The President of the Ghana Agricultural and Rural Development Journalists Association (GARDJA), Richmond Frimpong, is urging cocoa farmers in the country to immediately disapprove of the government’s free subvention.
This is to register their dissatisfaction with being cheated by the respective authorities in their commitment to serving the nation.
“Despite huge efforts from the government, we only see little impact on these smallholder farmers,” he said. “Furthermore, Cocobod thinks of production increase without its corresponding increase in gate farm price and this has positioned the bean producer at the bottom and often living below the poverty line”.
The concerns follow several complaints by the bean producers that, they are getting less from their huge investments year-on-year.
Mr Frimpong pointed out that after decades of these interventions across the cocoa sector, cocoa farmers are still battling to get their farms sprayed on time and at other times, many are left on their own.
Mr Frimpong has observed with keen interest that poverty is a daily reality for most smallholder cocoa farmers in Ghana.
It is against this backdrop that the National President of GARDJA wants the government to scrap all interventions and give the farmers a fair deal for their sweat and investments.
To him, the government should prioritize the needs of the bean producers before things get swayed.
Speaking at the 3rd National Delegates Conference of Ghana National Cocoa Farmers Association in Tarkwa in the Western region, Mr Frimpong charged the government through cocobod to consider his plea and purchase a bag of cocoa for ¢3,000.
“With this adequate and fair deal for cocoa farmers, they would now have the capacity to maintain their farms without the government necessarily coming in with any social interventions and subsidies.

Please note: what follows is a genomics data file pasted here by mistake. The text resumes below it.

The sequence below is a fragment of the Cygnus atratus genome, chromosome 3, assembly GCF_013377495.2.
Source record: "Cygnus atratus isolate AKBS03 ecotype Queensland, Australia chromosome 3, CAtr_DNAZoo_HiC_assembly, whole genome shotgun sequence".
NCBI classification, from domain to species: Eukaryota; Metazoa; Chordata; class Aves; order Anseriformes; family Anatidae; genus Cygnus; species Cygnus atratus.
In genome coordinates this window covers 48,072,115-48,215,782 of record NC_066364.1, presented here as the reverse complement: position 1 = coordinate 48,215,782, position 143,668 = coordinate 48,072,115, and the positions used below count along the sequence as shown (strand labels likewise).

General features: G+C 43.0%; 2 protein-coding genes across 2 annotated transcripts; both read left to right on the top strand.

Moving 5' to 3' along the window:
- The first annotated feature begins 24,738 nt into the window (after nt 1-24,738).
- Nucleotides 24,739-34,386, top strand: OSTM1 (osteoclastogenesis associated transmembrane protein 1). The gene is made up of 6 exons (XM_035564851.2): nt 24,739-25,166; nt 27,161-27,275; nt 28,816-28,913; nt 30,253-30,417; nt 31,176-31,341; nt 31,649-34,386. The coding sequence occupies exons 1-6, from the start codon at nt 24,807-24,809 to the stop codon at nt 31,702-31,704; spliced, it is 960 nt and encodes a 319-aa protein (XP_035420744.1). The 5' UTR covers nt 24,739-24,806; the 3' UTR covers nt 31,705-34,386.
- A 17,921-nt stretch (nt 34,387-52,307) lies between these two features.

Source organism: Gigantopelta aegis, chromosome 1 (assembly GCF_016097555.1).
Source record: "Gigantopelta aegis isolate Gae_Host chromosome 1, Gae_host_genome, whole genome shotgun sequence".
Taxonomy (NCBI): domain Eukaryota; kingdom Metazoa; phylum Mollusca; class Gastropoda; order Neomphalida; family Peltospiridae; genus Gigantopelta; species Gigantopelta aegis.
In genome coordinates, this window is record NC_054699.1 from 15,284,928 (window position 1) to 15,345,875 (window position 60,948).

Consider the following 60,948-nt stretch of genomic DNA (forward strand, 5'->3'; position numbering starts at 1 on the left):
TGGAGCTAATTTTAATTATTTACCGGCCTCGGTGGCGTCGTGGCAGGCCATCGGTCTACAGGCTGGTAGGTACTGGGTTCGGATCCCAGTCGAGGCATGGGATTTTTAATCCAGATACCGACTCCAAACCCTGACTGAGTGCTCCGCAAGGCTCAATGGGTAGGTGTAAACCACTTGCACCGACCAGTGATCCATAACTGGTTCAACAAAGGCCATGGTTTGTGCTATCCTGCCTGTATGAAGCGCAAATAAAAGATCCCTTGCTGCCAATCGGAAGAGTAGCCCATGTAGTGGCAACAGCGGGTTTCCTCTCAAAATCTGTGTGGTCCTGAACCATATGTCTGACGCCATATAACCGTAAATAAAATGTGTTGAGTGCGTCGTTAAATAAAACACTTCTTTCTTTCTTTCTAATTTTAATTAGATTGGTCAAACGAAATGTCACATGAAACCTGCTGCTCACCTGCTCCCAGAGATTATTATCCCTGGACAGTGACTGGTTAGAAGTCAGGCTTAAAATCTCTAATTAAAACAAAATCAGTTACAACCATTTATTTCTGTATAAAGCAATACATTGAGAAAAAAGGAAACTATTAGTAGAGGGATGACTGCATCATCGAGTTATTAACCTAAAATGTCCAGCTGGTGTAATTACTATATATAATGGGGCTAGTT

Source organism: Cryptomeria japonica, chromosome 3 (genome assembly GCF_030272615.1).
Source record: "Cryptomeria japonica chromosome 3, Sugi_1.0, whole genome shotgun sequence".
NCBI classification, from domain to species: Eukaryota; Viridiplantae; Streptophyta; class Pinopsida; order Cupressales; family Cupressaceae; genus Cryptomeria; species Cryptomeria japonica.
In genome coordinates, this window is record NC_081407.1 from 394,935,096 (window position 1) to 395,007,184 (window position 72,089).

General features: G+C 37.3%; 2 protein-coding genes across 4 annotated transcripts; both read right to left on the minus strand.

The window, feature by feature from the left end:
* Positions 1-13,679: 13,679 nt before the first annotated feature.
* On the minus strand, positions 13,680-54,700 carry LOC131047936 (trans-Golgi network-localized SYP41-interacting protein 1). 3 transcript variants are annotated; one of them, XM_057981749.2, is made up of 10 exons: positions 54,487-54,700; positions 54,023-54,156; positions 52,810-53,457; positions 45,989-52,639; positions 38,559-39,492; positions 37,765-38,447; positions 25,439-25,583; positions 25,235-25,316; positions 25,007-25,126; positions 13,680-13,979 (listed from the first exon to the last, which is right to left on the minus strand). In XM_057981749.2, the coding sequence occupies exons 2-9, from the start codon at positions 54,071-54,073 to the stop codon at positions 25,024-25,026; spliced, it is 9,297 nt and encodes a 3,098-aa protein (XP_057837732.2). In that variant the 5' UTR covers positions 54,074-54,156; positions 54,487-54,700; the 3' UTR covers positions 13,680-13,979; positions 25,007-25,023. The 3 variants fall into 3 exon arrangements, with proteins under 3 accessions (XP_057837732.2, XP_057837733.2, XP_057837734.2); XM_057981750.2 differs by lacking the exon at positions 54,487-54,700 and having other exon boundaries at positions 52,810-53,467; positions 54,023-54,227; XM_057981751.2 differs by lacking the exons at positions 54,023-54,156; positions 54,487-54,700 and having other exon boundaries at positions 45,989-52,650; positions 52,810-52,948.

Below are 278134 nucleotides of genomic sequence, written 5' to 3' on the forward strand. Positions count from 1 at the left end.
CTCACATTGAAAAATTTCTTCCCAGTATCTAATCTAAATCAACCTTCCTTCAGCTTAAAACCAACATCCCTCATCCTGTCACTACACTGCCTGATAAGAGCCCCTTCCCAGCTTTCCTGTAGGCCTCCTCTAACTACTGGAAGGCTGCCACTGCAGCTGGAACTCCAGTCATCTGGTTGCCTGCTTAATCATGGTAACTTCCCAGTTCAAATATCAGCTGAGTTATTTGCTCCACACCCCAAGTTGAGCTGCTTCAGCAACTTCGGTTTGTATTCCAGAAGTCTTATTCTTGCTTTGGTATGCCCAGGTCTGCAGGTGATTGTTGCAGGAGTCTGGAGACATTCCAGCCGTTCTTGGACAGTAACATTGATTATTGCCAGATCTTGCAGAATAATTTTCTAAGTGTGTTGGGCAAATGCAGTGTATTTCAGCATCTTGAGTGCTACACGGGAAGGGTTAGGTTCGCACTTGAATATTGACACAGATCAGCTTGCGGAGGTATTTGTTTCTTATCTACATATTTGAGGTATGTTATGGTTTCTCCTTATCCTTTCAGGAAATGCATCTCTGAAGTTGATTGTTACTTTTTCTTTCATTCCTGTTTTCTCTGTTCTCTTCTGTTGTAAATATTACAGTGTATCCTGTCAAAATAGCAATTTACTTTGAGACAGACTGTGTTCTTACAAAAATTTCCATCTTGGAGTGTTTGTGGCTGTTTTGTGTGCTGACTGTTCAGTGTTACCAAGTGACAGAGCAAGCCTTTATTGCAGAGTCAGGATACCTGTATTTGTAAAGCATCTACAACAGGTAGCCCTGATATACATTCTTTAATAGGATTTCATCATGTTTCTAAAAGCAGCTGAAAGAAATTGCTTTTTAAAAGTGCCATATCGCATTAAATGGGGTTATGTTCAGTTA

“Through that medium, those offering their cocoa farmlands for illegal activities may desist from such practices and also attract the youth to assume the full obligation of farming too.
“Since the ageing cocoa farmers’ ratio looks very scary for the country’s cocoa sustainability agenda, this would even save the country some funds and give huge relief to the government in trying to get inputs for farmers always.
“Again, if no one is profiting and milking our farmers, it will help end the annual ritual of smuggling the government’s subsidised inputs meant for these same farmers.
“The challenges facing the cocoa sector remain as large as they have ever been, since the majority of cocoa farmers are still living in a stream of poverty, with all interventions being rollout by the government of Ghana,” he stated.
Mr Frimpong is afraid that “without a living income for the cocoa farmers, we should not reckon of achieving sustainable cocoa production in the years ahead”.
He observed the move by cocobod to replant some aged cocoa farms through its rehabilitation program in the Western North region seems to be failing, as the majority of the farms have not been planted yet.
“Yet, cocoa is only an international commodity that government has absolute control over it, and has been depending on it for its yearly syndicated loans,” he stated.